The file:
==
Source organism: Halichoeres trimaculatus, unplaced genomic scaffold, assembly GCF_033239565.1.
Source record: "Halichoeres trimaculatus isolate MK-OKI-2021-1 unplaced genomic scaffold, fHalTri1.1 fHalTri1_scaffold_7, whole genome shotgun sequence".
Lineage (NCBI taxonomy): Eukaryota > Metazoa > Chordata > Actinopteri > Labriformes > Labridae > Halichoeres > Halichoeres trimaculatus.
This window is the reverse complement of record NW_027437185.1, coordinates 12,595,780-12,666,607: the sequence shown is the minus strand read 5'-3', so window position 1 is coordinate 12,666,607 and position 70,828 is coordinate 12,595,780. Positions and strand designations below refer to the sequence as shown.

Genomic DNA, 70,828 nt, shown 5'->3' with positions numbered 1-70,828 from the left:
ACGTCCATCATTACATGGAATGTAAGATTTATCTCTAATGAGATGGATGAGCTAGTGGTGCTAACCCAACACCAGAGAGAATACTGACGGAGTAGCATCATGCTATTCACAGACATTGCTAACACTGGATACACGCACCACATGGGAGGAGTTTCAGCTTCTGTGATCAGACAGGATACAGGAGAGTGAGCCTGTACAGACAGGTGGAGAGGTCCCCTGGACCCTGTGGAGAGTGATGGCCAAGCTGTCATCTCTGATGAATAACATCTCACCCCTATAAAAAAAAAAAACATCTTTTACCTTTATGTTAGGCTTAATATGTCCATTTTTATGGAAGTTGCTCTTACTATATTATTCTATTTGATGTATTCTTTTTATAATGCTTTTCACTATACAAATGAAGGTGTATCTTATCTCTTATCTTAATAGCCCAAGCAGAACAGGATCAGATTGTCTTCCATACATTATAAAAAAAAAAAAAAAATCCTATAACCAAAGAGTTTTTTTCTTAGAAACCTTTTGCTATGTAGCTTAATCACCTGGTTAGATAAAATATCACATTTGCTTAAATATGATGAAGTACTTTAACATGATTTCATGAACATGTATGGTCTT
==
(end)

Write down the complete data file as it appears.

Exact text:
Source organism: Halichoeres trimaculatus, unplaced genomic scaffold, assembly GCF_033239565.1.
Source record: "Halichoeres trimaculatus isolate MK-OKI-2021-1 unplaced genomic scaffold, fHalTri1.1 fHalTri1_scaffold_7, whole genome shotgun sequence".
Lineage (NCBI taxonomy): Eukaryota > Metazoa > Chordata > Actinopteri > Labriformes > Labridae > Halichoeres > Halichoeres trimaculatus.
This window is the reverse complement of record NW_027437185.1, coordinates 12,595,780-12,666,607: the sequence shown is the minus strand read 5'-3', so window position 1 is coordinate 12,666,607 and position 70,828 is coordinate 12,595,780. Positions and strand designations below refer to the sequence as shown.

Genomic DNA, 70,828 nt, shown 5'->3' with positions numbered 1-70,828 from the left:
ACGTCCATCATTACATGGAATGTAAGATTTATCTCTAATGAGATGGATGAGCTAGTGGTGCTAACCCAACACCAGAGAGAATACTGACGGAGTAGCATCATGCTATTCACAGACATTGCTAACACTGGATACACGCACCACATGGGAGGAGTTTCAGCTTCTGTGATCAGACAGGATACAGGAGAGTGAGCCTGTACAGACAGGTGGAGAGGTCCCCTGGACCCTGTGGAGAGTGATGGCCAAGCTGTCATCTCTGATGAATAACATCTCACCCCTATAAAAAAAAAAAACATCTTTTACCTTTATGTTAGGCTTAATATGTCCATTTTTATGGAAGTTGCTCTTACTATATTATTCTATTTGATGTATTCTTTTTATAATGCTTTTCACTATACAAATGAAGGTGTATCTTATCTCTTATCTTAATAGCCCAAGCAGAACAGGATCAGATTGTCTTCCATACATTATAAAAAAAAAAAAAAAATCCTATAACCAAAGAGTTTTTTTCTTAGAAACCTTTTGCTATGTAGCTTAATCACCTGGTTAGATAAAATATCACATTTGCTTAAATATGATGAAGTACTTTAACATGATTTCATGAACATGTATGGTCTT